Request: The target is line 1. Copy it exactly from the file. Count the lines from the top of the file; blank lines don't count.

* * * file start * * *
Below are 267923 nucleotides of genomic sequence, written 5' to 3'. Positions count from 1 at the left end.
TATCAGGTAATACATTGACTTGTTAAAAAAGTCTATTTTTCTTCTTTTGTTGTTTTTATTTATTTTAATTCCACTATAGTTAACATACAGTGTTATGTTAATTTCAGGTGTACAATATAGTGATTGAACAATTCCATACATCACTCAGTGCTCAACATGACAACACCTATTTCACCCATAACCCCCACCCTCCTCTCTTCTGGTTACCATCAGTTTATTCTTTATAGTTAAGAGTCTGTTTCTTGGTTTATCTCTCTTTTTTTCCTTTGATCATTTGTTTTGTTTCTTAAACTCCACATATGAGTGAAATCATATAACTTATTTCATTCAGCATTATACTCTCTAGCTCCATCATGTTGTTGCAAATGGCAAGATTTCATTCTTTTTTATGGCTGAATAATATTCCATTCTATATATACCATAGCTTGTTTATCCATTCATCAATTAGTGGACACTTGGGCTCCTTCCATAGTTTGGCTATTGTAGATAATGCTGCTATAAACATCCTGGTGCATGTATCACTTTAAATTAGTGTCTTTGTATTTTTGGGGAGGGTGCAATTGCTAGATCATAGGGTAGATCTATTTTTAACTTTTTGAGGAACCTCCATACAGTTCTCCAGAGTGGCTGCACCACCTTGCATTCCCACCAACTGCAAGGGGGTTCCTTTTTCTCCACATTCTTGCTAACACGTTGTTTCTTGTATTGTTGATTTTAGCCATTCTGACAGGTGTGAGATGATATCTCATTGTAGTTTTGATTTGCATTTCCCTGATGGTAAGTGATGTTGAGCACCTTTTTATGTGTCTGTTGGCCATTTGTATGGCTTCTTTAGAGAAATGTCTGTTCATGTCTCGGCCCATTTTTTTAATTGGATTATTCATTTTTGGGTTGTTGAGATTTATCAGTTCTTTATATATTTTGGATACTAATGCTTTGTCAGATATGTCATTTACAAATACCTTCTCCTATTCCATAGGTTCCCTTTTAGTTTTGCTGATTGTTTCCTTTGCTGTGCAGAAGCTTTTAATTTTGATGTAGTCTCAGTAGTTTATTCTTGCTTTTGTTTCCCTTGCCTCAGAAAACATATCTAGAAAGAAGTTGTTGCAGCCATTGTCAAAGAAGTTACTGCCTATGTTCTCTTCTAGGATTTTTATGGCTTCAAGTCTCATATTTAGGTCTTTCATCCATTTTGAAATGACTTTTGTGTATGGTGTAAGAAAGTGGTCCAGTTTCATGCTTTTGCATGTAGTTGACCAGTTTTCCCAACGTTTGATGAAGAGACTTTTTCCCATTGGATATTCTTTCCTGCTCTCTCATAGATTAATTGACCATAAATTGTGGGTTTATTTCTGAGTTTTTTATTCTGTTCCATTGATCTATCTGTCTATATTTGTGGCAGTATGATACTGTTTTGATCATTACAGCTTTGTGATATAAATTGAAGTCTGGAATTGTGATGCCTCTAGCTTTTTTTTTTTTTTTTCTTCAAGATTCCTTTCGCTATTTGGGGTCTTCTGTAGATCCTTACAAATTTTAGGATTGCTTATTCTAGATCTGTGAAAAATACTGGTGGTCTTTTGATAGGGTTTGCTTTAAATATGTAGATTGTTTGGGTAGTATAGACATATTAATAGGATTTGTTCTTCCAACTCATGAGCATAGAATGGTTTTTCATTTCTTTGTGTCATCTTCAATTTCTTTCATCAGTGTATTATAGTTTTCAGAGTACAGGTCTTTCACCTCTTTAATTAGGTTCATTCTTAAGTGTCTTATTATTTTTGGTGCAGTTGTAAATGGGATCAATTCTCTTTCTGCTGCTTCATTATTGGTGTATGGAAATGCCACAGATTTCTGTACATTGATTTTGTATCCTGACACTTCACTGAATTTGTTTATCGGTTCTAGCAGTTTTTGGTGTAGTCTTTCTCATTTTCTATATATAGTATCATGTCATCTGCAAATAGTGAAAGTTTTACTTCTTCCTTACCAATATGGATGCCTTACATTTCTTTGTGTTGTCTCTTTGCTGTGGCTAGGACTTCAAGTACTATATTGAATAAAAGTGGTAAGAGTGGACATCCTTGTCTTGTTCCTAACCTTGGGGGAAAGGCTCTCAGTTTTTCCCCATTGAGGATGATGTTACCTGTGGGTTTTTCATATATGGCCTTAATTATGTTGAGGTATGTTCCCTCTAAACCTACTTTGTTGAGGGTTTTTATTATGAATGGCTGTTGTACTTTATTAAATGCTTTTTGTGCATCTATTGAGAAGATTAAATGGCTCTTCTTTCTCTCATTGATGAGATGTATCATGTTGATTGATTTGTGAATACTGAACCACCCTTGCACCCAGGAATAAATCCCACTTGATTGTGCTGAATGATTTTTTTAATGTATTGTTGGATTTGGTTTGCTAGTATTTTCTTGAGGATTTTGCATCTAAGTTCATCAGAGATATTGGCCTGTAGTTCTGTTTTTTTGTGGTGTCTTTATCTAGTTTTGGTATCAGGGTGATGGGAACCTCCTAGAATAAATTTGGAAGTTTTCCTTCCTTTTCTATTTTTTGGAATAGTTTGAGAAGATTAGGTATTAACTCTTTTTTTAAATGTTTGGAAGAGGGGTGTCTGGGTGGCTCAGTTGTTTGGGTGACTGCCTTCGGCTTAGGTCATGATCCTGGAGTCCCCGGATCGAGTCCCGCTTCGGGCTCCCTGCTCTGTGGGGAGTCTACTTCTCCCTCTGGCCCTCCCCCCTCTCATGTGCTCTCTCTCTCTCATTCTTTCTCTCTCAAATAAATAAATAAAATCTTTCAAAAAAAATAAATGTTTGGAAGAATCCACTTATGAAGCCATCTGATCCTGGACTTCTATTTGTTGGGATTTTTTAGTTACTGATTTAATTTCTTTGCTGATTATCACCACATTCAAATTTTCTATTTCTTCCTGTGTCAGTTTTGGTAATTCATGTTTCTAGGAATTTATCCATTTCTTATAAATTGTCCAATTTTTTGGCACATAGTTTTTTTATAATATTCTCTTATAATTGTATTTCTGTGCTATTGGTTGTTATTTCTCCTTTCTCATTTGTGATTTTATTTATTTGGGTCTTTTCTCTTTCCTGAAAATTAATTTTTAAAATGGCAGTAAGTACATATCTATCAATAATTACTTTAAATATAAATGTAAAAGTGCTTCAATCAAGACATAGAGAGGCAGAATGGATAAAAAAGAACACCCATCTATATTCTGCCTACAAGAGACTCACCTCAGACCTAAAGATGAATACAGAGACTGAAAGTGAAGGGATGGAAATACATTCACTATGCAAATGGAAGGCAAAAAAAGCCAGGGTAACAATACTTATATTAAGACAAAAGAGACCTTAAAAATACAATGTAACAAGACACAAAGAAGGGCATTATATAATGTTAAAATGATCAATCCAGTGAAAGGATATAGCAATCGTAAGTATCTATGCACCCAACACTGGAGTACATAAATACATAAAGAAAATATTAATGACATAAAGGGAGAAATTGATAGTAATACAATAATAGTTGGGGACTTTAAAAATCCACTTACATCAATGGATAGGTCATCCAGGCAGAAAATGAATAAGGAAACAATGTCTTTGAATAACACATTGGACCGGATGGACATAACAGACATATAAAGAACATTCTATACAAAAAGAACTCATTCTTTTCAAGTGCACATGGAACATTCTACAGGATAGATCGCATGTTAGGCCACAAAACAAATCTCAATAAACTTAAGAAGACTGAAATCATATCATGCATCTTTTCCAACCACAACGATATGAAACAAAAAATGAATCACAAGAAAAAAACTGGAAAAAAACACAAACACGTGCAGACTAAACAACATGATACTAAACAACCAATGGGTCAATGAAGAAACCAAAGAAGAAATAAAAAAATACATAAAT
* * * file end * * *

Below are 267923 nucleotides of genomic sequence, written 5' to 3'. Positions count from 1 at the left end.